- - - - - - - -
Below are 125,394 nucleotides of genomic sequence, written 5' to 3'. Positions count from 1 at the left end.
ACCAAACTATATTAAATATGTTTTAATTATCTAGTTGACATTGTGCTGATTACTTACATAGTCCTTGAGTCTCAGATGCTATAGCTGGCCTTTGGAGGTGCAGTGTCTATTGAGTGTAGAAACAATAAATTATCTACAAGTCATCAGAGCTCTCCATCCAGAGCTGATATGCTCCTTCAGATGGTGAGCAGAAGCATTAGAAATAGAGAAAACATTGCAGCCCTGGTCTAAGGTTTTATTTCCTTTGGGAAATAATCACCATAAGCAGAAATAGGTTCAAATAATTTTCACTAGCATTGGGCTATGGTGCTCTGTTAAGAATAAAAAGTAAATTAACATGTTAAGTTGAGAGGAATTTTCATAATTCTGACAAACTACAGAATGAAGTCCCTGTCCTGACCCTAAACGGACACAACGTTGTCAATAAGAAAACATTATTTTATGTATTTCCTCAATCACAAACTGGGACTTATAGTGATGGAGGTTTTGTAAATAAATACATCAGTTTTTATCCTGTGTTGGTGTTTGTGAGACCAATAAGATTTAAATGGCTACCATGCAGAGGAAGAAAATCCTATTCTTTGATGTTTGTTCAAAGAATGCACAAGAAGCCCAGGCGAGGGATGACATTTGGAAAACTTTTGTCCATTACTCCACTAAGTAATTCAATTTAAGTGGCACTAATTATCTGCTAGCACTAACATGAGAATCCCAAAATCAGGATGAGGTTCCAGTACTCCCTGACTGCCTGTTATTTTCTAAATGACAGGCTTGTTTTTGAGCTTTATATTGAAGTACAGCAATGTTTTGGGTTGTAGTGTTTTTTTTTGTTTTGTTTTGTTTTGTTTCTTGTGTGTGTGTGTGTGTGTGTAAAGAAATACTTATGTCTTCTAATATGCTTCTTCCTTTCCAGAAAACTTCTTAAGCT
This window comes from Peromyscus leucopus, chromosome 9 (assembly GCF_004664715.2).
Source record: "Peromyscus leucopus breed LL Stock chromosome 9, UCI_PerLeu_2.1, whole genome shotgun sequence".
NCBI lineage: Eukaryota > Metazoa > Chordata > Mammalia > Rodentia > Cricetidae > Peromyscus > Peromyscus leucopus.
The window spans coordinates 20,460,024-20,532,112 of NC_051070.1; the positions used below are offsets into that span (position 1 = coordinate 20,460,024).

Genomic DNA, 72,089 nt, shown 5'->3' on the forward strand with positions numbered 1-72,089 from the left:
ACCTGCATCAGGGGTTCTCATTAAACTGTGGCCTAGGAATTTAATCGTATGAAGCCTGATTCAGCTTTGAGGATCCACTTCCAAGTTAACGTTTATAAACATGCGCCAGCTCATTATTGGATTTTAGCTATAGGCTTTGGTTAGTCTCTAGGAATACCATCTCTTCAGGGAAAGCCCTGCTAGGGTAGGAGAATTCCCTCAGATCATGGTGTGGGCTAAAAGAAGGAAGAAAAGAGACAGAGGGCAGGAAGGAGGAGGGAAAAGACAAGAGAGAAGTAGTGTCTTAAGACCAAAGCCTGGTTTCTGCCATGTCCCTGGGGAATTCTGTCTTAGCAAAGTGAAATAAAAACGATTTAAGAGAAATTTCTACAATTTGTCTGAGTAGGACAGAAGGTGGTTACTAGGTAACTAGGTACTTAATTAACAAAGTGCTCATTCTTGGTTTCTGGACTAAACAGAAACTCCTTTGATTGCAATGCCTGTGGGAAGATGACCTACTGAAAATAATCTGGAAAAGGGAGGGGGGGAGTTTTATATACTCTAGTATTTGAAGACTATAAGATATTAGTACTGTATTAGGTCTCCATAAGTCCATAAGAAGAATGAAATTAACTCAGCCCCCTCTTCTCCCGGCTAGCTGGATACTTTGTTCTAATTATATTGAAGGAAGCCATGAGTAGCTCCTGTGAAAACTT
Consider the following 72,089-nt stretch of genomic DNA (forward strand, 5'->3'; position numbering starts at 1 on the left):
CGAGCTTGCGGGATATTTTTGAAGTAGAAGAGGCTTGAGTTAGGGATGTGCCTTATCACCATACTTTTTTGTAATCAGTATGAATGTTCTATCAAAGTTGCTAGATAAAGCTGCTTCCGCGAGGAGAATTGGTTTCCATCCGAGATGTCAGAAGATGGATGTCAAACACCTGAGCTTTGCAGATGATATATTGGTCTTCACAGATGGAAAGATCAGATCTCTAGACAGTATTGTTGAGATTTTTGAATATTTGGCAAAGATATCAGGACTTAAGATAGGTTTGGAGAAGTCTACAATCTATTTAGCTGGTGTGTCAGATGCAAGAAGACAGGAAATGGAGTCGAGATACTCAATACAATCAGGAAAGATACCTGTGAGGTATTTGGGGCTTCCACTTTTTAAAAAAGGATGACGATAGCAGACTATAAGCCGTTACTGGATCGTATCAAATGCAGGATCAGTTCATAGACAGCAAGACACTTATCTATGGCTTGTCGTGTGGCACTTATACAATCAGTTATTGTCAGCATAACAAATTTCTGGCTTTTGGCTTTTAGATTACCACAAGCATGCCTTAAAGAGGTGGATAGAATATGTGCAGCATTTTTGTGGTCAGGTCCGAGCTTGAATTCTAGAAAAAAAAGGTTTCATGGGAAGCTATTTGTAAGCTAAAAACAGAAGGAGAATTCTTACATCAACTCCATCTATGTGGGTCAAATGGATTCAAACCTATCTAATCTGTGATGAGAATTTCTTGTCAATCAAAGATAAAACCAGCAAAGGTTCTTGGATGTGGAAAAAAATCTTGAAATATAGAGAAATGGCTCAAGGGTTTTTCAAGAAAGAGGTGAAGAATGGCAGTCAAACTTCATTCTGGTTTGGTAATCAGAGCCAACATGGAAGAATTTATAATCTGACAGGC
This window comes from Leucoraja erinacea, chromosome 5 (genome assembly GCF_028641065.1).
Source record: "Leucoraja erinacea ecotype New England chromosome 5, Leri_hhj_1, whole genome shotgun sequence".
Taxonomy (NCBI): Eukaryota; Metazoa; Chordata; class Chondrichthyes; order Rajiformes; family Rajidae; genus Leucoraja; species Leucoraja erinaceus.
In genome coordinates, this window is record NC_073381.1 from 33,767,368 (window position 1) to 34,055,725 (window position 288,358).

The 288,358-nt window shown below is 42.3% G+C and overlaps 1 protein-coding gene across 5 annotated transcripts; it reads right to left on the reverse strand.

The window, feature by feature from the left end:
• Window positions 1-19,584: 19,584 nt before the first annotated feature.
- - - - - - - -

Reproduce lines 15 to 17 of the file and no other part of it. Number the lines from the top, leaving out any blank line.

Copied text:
The 288,358-nt window shown below is 42.3% G+C and overlaps 1 protein-coding gene across 5 annotated transcripts; it reads right to left on the reverse strand.

The window, feature by feature from the left end:
• Window positions 1-19,584: 19,584 nt before the first annotated feature.